Writing in the 1940s, KM Pannikar, a noted historian had argued that “While to other countries the Indian Ocean is only one of the important oceanic areas, to India it is a vital sea. Her lifelines are concentrated in that area; her freedom is dependent on the freedom of that water surface”.
One of the great freedom fighters, Vinayak Damodar Savarkar, stepping on the shores of Andamans while being interned at the Cellular jail in 1911, had envisioned these islands as sentinels of mainland security. He had written in his autobiography “My Transportation for Life” about the need to develop Andamans as India’s forward naval base to dominate the maritime area around and guard any naval incursion on the mainland from the East. The late prime minister Jawaharlal Nehru summed up India’s concerns regarding threats from the maritime front when he stated that “History has shown that whatever power controls the Indian Ocean has, in the first instance, India’s seaborne trade at her mercy and, in the second, India’s very independence itself.” To summarise, India’s key security considerations include –

  • The accessibility of the Indian Ocean to the naval fleets of the world’s most powerful
    States. The steady rise in Chinese naval footprint in the Indian Ocean Region.
  • The proliferation of conventional military power and nuclear weapons among the
    region’s states
  • The large Islamic populations on the shores of the ocean and in its hinterland which has come under the influence of the radical and extremist leadership.
  • Illegal immigrants and human trafficking.
  • India being made a conduit for illegal trade in arms and narcotics.
  • The oil wealth of the Persian Gulf. Critical dependency for energy security by many developed and developing countries.
  • The importance of crucial straits such as Hormuz and Malacca for world trade and their possible effect as choke points.

Supplementing its diplomatic and political initiatives, India is shaping its growing military capability for envisaged threats emanating from and in the IOR. These forces should be able, should the need arise, to prevent militaries especially the air forces and navies of hostile nations to have freedom of operation in the Indian Ocean. They should be able to operate in distant waters with impunity to safeguard Indian maritime and economic interests and if need be project power over the mainland of hostile nations.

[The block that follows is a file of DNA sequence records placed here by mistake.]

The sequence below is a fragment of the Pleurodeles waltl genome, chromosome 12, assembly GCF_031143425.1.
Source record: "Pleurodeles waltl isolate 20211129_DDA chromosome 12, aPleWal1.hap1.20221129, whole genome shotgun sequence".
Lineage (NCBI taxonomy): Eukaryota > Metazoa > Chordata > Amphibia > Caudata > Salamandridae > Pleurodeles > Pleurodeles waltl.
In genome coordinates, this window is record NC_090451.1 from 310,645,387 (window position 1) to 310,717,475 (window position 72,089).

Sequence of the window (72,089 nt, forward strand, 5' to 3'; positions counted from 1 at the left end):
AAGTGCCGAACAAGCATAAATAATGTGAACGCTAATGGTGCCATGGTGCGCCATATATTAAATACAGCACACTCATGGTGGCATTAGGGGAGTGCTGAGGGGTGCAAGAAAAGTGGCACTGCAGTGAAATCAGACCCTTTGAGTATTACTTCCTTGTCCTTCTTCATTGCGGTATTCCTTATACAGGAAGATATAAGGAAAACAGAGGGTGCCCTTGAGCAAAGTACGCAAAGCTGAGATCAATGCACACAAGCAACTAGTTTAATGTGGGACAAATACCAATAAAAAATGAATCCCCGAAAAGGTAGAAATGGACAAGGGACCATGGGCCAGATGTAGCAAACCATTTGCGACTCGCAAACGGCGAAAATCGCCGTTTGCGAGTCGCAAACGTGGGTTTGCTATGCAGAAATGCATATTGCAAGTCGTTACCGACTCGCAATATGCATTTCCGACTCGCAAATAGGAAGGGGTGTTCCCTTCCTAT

The most critical capability is to have all-around surveillance, interception and interdiction capability over crucial choke points, on vital islands, around the littoral, and along key sea routes, India seems to be playing a catch-up game in terms of its capacity building to counter likely threats to its interests in IOR. It has to be very clearly understood by the policymakers that the strategic scenario may not unfold as envisaged and hence the nation needs to be prepared for the unexpected.
The interests of outside powers in the IOR may grow to such a level as to be in confrontation with those of India. It would then depend upon the wisdom and all the diplomatic acumen of the national leadership whether India stands firm or acquiesces to the adversary. Hence, if India sees IOR as primary area to pursue its national interests, it is quite apparent that there is no escape from building adequate deterrence and a credible and effective military response.